Fax machines may be vulnerable to hackers, new report finds

**FOR USE WITH AP LIFESTYLES** A man types on an office keyboard, Tuesday, July 29, 2008 in New Yor
Hackers can gain access to a network using the phone line connected to a fax machine, which is often connected to the rest of an organization’s network, according to a report by an Israeli software company.
(Frank Franklin II / Associated Press)
The Washington Post

The fax machine is widely considered to be a dinosaur of interoffice communications, but it lives on as part of all-in-one printers and may present a vulnerable point where hackers can infiltrate an organization’s network, according to a new report from Israeli software company Check Point. The company said the vulnerability was identified as a result of research intended to discover potential security risks, not as the result of any attack.

Hackers can gain access to a network using the phone line connected to a fax machine, which is often connected to the rest of an organization’s network. By sending an image file that contains malicious software over the phone line, hackers are able to take control of the device and access the rest of the network. The researchers were able to do this using only a fax number, which is often widely distributed by organizations on business cards and websites.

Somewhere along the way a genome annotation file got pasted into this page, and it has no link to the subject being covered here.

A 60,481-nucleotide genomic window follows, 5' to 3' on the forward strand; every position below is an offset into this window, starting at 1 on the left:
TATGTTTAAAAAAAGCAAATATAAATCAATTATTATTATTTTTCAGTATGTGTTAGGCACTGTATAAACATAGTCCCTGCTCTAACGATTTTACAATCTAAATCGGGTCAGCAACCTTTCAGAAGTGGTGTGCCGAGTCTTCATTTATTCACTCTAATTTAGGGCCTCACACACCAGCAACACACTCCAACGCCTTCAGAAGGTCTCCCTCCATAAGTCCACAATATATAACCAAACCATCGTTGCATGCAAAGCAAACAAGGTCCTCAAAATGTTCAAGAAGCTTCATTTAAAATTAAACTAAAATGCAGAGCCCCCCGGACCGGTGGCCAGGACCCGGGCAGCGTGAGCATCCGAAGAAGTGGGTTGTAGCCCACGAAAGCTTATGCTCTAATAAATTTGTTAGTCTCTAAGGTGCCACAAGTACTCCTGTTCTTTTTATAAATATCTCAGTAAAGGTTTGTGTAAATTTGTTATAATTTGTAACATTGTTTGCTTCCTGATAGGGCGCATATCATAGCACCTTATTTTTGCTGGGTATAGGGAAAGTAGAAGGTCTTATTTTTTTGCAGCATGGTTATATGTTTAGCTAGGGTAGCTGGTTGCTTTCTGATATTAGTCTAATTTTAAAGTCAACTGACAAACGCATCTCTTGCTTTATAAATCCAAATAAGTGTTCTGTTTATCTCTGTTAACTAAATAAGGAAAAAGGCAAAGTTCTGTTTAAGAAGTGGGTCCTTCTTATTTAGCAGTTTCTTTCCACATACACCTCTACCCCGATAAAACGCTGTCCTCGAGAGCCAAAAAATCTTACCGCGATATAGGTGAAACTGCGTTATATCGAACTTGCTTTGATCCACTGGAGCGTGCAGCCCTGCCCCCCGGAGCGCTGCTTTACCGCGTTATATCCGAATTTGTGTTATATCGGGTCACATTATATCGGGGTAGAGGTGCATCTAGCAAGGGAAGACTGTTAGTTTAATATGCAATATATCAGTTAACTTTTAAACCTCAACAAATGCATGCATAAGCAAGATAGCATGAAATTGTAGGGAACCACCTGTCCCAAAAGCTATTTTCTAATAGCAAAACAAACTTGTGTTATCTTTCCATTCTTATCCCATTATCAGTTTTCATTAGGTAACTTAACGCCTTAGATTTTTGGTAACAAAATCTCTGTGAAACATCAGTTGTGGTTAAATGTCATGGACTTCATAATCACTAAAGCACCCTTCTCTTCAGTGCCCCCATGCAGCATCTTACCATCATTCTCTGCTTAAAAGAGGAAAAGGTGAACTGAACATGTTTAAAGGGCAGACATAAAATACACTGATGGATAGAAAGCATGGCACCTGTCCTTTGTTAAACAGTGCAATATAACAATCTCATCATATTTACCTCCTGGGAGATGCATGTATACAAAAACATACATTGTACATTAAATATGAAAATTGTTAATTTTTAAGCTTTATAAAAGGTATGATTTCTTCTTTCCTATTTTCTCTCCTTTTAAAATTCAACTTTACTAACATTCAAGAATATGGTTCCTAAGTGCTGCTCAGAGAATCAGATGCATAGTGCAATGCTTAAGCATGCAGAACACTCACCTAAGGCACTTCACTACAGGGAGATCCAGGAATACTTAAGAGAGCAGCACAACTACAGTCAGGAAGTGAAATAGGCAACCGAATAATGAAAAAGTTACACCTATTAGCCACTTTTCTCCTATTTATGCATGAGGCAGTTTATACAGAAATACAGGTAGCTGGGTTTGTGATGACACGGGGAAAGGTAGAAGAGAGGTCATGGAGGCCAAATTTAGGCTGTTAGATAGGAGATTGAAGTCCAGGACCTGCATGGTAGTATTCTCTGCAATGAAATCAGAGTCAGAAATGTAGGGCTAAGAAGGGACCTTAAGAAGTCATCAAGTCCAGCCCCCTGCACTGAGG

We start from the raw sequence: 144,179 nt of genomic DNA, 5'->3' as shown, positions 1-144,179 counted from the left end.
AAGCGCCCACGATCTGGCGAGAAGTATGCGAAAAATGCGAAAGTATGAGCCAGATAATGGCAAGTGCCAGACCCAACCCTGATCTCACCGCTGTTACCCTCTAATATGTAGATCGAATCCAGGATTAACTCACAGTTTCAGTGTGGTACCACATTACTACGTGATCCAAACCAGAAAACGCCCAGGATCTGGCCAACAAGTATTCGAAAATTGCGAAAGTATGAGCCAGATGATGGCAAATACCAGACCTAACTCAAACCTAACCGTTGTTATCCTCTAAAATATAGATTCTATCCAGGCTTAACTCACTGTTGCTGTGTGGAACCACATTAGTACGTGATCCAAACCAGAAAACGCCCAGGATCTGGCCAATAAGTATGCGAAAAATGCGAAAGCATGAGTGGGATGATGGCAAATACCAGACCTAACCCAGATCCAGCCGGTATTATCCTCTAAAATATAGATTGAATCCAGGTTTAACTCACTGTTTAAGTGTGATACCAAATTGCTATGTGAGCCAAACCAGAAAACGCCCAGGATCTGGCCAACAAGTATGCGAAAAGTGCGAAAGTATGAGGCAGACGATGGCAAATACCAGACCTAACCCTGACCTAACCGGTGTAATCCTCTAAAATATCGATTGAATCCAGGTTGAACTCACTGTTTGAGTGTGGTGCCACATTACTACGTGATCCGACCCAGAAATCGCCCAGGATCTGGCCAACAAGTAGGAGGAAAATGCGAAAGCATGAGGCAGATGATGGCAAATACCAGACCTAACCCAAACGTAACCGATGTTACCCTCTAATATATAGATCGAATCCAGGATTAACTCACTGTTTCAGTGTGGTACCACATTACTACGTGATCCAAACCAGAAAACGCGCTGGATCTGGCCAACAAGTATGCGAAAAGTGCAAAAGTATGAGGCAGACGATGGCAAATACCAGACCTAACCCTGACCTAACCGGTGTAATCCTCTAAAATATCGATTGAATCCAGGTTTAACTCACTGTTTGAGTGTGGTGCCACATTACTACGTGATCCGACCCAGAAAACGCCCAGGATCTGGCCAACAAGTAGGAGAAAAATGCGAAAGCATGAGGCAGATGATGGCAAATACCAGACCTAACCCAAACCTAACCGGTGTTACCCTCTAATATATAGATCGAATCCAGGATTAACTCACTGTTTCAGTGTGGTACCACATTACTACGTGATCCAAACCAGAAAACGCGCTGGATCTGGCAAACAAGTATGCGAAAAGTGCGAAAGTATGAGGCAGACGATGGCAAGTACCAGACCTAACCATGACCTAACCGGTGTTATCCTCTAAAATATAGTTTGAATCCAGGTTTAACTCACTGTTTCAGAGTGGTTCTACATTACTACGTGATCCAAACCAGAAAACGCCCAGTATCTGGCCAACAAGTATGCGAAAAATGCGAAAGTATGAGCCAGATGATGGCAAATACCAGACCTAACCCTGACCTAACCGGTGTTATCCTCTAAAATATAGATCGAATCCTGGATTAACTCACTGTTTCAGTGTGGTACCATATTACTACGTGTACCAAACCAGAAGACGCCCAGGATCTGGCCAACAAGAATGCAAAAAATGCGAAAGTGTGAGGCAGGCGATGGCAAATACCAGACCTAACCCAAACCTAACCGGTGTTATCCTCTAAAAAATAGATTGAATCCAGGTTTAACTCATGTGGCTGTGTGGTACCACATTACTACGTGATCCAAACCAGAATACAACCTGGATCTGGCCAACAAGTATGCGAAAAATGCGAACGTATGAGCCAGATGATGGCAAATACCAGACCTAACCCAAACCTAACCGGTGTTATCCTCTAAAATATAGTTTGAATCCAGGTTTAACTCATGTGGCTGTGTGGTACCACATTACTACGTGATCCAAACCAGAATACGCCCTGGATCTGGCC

The report estimates that there are more that 17 million fax machines in use in the United States. The legal and medical fields rely heavily on fax machines to conduct business, because compared with email, fax is widely considered to be a more secure form of transmitting sensitive information and signatures. The banking and real estate sectors also frequently transfer documents containing signatures via fax.

With the advent of all-in-one products that include fax functions as well as printing and scanning, fax machines may be more prevalent in homes and offices than people realize. This particular vulnerability applies only if such a machine is connected to a telephone line, however.


The only machines tested were from HP’s line of all-in-one printers, but, according to the report, these vulnerabilities are likely to be found in machines from any manufacturer that use similar technology. HP issued a patch for its products before the report was published; it is available for download from the company’s support website.

The report advises that if a fax machine is too old to support a software update, or if the manufacturer has yet to issue a patch to fix the vulnerability, fax capabilities should be used only on a segmented part of the network without access to critical data. The report also advises that the phone line connected to an all-in-one type machine should be disconnected if a user or organization does not use the fax functions.

Moore writes for the Washington Post.

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